Suite Utopia, or What ODF Needs to Change the Game

If you use ODF, you’re in the minority. If you use Linux, you’re in an even bigger minority. So if you’re like me and happen to be in these minorities, then you should know how hard it is to avoid Microsoft’s proprietary formats and fonts and you’ve likely also gotten complaints about your documents (whether it be that the recipient can’t open them or they just don’t render correcly in Office).

So what should we do about this?

ODF in the browser

A big step towards bringing ODF to the masses is putting an ODF viewer on every computer. Even though LibreOffice is free, most people won’t download a whole office suite just to open that one file that you sent them. They probably won’t even want to download a small viewer or an ODF converter, because they don’t feel safe installing unknown software, installation takes time, and, let’s face it, it’s just more crapware installed on the computer.

And so it’d be great if Chromium and Firefox (and other browsers) could open ODF files. It’d be preferable if it was built-in, but as this suggestion was rejected on the Chromium bug reporter (since ODF is much less common than PDF), the feature could be developed as an extension. I’m not sure if anyone is still actively working on it, though there was some discussion on both the TDF and the ODF mailing lists.

Fonts everywhere

Another step towards liberation from MS technology is liberation from the proprietary fonts they utilize (namely Times New Roman, Arial, and Courier). There are font banks that help us with that: Google Web Fonts, the League of Movable Type, and the Open Font Library. Now all that remains to be done is to integrate these with office suites. For example, a person who receives a document with a font he/she doesn’t have installed should be automatically asked to install that font by the office suite (if it can be found on one of these font banks).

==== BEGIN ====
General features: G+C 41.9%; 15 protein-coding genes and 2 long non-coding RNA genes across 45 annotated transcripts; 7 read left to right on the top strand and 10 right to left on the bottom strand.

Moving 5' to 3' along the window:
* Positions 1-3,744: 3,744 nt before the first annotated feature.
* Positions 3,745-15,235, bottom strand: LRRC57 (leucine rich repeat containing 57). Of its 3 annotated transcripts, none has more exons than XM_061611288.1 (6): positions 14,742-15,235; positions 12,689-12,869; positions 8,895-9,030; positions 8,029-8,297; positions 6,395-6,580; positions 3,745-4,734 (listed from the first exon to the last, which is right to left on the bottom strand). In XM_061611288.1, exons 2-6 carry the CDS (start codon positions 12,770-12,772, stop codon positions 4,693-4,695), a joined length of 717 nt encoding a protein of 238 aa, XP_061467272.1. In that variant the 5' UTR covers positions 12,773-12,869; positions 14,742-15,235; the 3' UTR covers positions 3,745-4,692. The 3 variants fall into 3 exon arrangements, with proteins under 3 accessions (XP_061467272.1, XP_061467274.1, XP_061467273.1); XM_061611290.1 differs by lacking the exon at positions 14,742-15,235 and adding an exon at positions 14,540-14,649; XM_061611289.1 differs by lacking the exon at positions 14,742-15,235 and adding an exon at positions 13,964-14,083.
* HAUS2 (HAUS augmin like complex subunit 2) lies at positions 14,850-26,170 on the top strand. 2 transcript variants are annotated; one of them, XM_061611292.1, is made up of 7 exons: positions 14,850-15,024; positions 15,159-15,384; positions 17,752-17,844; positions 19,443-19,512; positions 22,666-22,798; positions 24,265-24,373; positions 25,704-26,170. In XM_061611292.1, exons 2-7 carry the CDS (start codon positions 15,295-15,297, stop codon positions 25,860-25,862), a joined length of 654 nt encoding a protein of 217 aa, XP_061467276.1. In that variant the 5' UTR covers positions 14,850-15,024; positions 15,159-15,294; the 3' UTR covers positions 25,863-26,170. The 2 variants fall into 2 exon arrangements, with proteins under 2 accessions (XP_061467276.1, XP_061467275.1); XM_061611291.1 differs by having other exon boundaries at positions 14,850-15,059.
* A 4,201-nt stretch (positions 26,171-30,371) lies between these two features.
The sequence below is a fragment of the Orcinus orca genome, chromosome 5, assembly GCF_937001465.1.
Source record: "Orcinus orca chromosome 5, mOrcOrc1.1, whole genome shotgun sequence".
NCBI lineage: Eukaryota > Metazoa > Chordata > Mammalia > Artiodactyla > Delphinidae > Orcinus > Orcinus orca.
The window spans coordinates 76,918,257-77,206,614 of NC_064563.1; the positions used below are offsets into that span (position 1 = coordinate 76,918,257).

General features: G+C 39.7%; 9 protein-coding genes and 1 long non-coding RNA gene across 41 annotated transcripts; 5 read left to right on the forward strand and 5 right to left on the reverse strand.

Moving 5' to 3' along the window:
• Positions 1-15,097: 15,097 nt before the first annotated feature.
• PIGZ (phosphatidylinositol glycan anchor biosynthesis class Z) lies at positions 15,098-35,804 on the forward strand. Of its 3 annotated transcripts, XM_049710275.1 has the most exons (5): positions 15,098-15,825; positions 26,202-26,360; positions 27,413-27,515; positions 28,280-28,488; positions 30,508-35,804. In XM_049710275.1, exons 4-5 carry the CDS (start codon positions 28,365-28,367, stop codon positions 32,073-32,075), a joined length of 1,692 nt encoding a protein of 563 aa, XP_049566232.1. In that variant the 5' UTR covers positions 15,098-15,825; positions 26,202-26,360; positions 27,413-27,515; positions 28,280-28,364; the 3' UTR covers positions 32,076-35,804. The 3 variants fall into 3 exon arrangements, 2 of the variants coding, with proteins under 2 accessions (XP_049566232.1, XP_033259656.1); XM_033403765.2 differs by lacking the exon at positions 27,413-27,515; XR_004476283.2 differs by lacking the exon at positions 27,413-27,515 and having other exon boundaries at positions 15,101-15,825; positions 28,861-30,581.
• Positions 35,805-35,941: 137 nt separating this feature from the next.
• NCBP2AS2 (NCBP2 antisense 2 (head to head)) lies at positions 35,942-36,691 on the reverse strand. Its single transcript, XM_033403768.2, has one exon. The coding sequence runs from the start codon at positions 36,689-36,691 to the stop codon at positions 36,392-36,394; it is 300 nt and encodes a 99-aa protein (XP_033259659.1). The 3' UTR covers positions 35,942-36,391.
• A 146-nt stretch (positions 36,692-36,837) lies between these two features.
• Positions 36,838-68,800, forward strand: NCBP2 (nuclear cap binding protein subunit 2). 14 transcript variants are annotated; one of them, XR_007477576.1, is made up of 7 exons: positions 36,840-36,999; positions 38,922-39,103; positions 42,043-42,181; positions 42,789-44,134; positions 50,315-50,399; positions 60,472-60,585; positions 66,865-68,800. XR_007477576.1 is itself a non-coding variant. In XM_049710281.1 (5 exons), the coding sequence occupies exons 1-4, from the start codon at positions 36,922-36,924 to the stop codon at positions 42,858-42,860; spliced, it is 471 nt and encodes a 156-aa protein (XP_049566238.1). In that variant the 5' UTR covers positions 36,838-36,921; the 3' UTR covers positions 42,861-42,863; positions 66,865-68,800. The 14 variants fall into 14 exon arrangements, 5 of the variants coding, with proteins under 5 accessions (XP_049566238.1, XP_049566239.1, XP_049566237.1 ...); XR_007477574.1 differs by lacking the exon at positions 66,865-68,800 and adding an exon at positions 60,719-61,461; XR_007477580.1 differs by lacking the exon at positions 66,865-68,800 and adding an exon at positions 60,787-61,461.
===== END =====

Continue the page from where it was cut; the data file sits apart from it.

ODF everywhere

But let’s not stop there. Let’s make it easy for any software developer to implement ODF support in his software. That’s just what WebODF, ODFKit, and Calligra Suite (to a level) do.

WebODF is a JavaScript library that allows you to add ODF support to your website, but also to desktop and mobile software. It paves the way for an open-source online office suite. There’s a pretty good video about it up on YouTube.

ODFKit is what came before WebODF was conceived. It was developed by the same person, Jos van den Oever, but it isn’t a JavaScript library and doesn’t use HTML and CSS to display documents. Rather, just like WebKit, it’s a layout engine for rendering ODF documents.

Calligra Suite is an office suite, just like LibreOffice. But unlike LibreOffice, Calligra Suite has a much more modular core and therefore it should be much easier to branch and move to other platforms. There’s a good post about it on Inge Wallin’s blog.


2 thoughts on “Suite Utopia, or What ODF Needs to Change the Game

  1. As of today, WebODF has an Android application. We hope that this will grow the community and user base.

    1. Great!
      I’d help if I could — if you have any super simple task, then tell me; I could also contribute a Czech translation, if you have anything for me to translate.

      As an aside, are there any plans on bringing common (text) formatting features to the WYSIWIG odfedit.html editor?

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